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Reducing Single-Use Plastics

The Aquarium of the Pacific has joined with twenty-one other aquariums across the country to raise public awareness of the threats plastic pollution in our ocean, rivers, and streams pose to aquatic life and ecosystem health.

metal cup and metal straw

As part of this campaign, the participating aquariums have pledged to eliminate plastic bags and straws at their facilities and significantly reduce or eliminate plastic beverage bottles.

single-use plastic bottles

Plastic is found in almost every aquatic area on Earth — from the ocean, to lakes, to rivers. According to a recent study, over half of all marine mammals are impacted by plastic in their lifetimes. Aquatic animals ingest plastic, mistaking it for food, or can become entangled in plastic trash. It is estimated that about 8.8 million tons of plastic enter the ocean each year.

plastic bags

Because plastic is not biodegradable, it remains in our environment permanently, simply breaking down into smaller and smaller pieces. At this time, it is unknown how this will affect the health of our environment and human health in the long term. However, plastic absorbs toxins in marine environments and when ingested by fish and other marine animals, these toxins may travel up the food chain.

reusable bottles

But we can make a difference. By using alternatives to single-use disposable plastics in our everyday lives and asking companies that manufacture plastics to make changes, we can help reduce the amount of plastic in our environment. Reduce your consumption of single-use plastics by carrying a reusable water bottle with you, using reusable shopping bags, and asking for beverages without a straw when dining out.

Shoppers in the Aquarium’s gift stores have been taking their purchases home in paper bags since 2011, when a citywide ban on plastic bags was enacted in Long Beach. The Aquarium has switched from plastic to compostable drinking straws in 2017, and has significantly reduced plastic beverage bottles by transitioning to fountain drinks in its dining facilities in 2020.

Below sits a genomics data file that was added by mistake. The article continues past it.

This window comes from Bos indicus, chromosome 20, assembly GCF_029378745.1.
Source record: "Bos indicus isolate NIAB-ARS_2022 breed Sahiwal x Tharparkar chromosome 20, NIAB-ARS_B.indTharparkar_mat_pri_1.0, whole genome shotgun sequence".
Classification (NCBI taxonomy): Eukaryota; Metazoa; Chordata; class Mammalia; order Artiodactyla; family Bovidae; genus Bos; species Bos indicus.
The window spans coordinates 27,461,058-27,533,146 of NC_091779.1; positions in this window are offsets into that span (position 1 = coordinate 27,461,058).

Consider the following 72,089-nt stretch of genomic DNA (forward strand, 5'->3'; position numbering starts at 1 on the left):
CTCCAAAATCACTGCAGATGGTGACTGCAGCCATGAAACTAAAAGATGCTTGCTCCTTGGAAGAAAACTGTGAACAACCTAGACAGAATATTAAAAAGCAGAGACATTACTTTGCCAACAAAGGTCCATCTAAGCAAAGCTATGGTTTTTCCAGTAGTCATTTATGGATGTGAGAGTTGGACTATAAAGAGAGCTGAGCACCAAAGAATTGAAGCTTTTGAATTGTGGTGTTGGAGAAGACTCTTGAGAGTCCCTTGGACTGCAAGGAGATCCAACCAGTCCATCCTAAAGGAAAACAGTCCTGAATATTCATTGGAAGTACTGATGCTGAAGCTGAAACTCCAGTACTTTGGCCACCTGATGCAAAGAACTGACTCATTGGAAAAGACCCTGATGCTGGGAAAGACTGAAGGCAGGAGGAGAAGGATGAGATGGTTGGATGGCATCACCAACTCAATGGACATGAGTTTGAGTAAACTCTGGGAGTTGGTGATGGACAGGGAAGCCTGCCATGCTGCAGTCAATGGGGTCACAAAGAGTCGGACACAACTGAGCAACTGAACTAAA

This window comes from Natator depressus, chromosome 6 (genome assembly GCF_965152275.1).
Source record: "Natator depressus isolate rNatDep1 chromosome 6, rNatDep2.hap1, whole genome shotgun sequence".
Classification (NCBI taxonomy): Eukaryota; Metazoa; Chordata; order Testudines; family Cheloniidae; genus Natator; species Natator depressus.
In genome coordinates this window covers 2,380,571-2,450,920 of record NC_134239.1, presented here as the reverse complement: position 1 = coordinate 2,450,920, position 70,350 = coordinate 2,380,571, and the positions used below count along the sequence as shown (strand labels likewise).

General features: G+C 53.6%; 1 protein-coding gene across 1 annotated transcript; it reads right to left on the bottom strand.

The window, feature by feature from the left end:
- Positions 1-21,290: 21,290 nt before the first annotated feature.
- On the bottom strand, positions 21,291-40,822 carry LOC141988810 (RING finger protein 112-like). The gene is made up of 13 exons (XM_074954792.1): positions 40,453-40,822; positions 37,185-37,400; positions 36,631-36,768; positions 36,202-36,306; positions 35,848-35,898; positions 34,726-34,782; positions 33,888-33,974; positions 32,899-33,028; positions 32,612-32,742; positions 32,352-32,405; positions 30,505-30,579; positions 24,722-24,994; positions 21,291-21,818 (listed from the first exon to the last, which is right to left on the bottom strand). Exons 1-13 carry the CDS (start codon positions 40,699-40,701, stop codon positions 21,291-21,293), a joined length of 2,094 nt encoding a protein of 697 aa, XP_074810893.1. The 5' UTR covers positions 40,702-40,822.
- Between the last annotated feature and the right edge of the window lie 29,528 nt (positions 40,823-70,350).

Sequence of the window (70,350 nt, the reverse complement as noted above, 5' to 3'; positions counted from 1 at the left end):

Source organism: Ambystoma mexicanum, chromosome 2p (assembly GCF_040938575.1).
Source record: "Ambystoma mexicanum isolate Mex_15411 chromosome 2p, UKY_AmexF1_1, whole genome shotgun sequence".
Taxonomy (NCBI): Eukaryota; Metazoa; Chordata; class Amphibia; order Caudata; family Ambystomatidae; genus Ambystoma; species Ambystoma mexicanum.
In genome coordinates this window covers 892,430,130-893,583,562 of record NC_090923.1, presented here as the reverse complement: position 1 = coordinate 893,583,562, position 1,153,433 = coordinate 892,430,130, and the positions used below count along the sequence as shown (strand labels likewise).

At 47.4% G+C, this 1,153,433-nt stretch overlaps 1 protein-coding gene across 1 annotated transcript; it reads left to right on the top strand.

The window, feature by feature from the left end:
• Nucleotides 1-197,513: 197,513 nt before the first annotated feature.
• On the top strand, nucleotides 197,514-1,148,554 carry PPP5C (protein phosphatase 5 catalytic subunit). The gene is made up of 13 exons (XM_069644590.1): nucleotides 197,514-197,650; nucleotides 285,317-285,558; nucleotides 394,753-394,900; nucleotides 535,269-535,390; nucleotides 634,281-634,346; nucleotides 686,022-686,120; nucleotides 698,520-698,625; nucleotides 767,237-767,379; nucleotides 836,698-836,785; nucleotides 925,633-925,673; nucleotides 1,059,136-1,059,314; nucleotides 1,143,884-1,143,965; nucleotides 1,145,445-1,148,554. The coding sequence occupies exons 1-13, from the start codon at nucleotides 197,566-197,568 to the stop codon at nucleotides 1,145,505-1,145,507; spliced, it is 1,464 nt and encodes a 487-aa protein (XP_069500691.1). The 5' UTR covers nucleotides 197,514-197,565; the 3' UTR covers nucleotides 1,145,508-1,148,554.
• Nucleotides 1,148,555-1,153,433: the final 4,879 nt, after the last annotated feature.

The Aquarium also provides and showcases innovative alternatives to single-use plastic for our visitors, including compostable plates and utensils used in dining facilities and at some special events and items for sale in the gift store (toys made from recycled plastics, reusable water bottles, etc.).

The Aquarium’s water quality lab has been particularly effective in reducing single-use plastics. The last audit conducted in 2018 showed the Aquarium’s Water Quality Lab eliminated the use of 277 liters (73 gallons) of hazardous waste by using environmentally friendly ammonia, nitrites and nitrates, and phosphates tests. This testing takes a little longer and uses more sophisticated equipment. The lab saved 352 pounds of plastic from entering landfills in 2018 by reusing many laboratory plastics that are intended for only single use. This was done only after performing studies to ensure that accuracy would not be lost with proper cleaning techniques.

This is an example of the kind of creative thinking needed to transition away from single-use disposable plastic products. The Aquarium will continue to seek out alternatives and solutions to the problem of plastic pollution.

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